For many individuals, mail-in rebates can be a pain. They require you to send in all kinds of personal information, cut out UPCs, mail envelopes stuffed with crap, and remember where/when you sent them. It’s no wonder many individuals don’t even bother sending in the rebate. Well, I am not one of those individuals. I keep up with all of my rebates to make sure I am paid what I am due.
Why Do Companies Even Offer Mail-In Rebates?
1. They Get Your Personal Information
Most rebate forms require you to submit them with all of your personal information. It allows them to place you on their mailing list as well as track your spending habits. If they notice that you spend a lot of money on computer accessories, you better keep an eye out for a coupon in the mail!
2. They Know Many People Won’t Even Bother to Send It In
Companies are not dumb. They know that there will be a certain percentage of consumers out there that won’t even bother to send it in. Either they will forget or they will sent it in with the wrong information. It’s been estimated that only between 50% and 70% are redeemed. For example, in 2005 TIVO only had about 50% of their new customers redeem their $100 rebate netting the company a cool $5 million.
3. They Can Earn More Money
While you are fiddling with cutting out the UPC and licking the envelope, the company is still collecting interest on your rebate money. Just a way to earn a few more bucks!
4. It Can Stop You From Returning Items
Since you have to remove the UPC to get some rebates, it’s a great way to thwart off returns. Most companies will not return items without the UPC.
5. It Can Help Inflate Sales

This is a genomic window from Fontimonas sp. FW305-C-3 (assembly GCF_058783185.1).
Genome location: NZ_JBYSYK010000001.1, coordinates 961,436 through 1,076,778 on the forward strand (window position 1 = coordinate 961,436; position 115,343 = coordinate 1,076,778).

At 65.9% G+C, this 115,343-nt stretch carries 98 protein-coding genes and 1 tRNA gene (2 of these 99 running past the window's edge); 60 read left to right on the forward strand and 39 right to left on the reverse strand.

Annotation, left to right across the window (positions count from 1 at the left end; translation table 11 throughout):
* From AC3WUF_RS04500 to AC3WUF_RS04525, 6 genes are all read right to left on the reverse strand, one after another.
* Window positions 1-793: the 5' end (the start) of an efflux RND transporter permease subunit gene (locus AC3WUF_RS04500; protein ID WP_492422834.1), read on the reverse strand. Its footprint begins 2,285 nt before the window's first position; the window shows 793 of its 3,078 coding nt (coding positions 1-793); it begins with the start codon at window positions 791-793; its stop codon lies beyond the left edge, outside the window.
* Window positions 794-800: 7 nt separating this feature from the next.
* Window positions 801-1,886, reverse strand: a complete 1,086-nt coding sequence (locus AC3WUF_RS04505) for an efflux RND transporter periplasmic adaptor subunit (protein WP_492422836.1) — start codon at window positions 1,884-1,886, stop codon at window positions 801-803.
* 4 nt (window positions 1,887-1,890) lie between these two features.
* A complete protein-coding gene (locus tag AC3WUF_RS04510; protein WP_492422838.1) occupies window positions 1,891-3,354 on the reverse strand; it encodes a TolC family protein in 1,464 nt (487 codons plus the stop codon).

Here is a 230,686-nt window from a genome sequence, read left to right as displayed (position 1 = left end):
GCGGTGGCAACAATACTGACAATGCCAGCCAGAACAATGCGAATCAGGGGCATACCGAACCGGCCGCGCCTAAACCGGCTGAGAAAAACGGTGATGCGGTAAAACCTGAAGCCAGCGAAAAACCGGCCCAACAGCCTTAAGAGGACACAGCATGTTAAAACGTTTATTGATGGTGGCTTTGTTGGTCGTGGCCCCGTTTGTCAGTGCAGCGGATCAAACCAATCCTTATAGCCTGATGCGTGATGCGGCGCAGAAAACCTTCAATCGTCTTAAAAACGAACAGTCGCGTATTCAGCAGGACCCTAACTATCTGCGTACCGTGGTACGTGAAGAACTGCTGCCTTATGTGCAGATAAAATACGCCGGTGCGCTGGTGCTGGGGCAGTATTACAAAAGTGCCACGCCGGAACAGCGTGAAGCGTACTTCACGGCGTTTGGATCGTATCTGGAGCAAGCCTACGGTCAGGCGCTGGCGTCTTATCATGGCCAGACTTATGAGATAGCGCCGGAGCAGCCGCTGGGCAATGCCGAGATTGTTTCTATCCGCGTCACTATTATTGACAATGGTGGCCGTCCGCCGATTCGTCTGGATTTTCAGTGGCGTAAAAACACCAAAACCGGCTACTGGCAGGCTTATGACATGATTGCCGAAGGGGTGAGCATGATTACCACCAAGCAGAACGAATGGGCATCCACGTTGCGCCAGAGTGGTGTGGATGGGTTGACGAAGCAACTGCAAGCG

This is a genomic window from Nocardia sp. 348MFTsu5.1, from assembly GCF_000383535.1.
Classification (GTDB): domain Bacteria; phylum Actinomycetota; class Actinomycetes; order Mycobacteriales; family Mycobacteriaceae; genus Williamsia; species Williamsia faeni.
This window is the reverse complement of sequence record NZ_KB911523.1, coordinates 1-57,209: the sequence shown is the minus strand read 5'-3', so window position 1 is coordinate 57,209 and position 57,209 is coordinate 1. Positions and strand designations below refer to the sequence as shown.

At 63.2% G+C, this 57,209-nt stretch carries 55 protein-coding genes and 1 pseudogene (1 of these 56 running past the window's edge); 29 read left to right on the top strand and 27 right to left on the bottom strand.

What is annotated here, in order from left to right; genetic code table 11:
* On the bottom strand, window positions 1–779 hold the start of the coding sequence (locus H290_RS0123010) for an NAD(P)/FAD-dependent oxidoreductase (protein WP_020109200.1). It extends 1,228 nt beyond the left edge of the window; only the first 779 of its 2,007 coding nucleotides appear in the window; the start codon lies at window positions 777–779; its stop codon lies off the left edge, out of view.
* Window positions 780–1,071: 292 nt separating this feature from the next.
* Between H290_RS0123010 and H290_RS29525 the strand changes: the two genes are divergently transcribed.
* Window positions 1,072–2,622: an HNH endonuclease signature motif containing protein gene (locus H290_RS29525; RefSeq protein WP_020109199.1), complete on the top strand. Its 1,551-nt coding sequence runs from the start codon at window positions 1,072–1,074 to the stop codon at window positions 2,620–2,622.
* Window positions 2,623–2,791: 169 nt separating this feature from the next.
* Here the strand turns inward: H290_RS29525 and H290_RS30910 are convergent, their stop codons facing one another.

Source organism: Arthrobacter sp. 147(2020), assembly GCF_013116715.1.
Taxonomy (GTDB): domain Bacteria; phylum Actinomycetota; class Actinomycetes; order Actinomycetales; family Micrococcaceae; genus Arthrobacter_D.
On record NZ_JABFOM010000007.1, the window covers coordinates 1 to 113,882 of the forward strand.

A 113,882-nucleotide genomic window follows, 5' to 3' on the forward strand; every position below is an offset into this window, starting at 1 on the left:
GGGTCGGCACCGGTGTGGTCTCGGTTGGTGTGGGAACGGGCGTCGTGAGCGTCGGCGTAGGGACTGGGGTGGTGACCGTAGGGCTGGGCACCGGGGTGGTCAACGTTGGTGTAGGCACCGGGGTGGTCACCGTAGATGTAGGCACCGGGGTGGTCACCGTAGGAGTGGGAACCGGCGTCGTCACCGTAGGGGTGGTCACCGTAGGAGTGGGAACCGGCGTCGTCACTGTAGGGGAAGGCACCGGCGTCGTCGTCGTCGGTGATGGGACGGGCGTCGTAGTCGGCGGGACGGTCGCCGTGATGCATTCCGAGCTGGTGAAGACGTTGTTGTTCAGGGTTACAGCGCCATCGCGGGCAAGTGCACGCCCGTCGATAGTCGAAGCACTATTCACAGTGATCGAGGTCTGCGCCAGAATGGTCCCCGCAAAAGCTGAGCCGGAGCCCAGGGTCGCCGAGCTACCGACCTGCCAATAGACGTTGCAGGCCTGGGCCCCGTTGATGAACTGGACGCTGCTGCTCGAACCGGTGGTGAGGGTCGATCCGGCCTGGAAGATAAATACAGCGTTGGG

If a company needs to boost it’s financial outlook for shareholders, a rebate can be rather handy. They can record the sale at the full price in one quarter and show the discount in another after you redeem the rebate. It helped them boost up sales in that first quarter.
Stay Ahead in the Rebate Game
Back in March, I sent in two mail-in rebates to Staples for some various software packages I bought. The other day I got a nice follow up email from Google Calendar reminding me when I sent the rebate. Since I had yet to receive the rebate, I gave them a call to find out what the problem was. Turns out they sent them, but got lost in the mail. They needed all of the information again in order to reprocess the rebate. I imagine they were hoping I forgot about the rebate and didn’t keep good records. Well, they were wrong and provided them with all of the info they needed. Needless to say the rebate is on its way again. If not for my attention for detail, that $60 would be long gone. Here are some tips to follow when sending in mail-in rebates.
1. Keep the Rebate in Your Sight at All Times Until You Send It
As soon as you get the mail-in rebate, keep it in your site until you mail it. If you do not follow this step, there is probably a 50% chance that you will forget about it. That’s like throwing money down the drain.
2. Read, Read and Read Some More
Make sure you read the instructions on the rebate several times. Neglecting to do this may cause you to miss an important step in the rebate process. If you miss something they will contact you (maybe) and let you know what you are missing. Chances are good that you have already misplaced the required information (the UPC if you threw away the box).
3. Copy Everything
After you get all of the required information ready, make sure you copy everything. Copying these crucial documents are your proof that you filled them out correctly. I also recommend copying the envelope you send it in with the correct address and a stamp on it. If it is a really big rebate you may even want to send the envelope certified mail or get a certificate of mailing.
4. Set a Reminder
Mail-in rebates often give you a time frame to let you know when you should receive your rebate. If it says 4-8 weeks, set yourself a reminder in Google Calendar. If the rebate has not arrived by the time you get that reminder, it’s time to give the company a call. You should have the phone number to call because you kept all of those copies.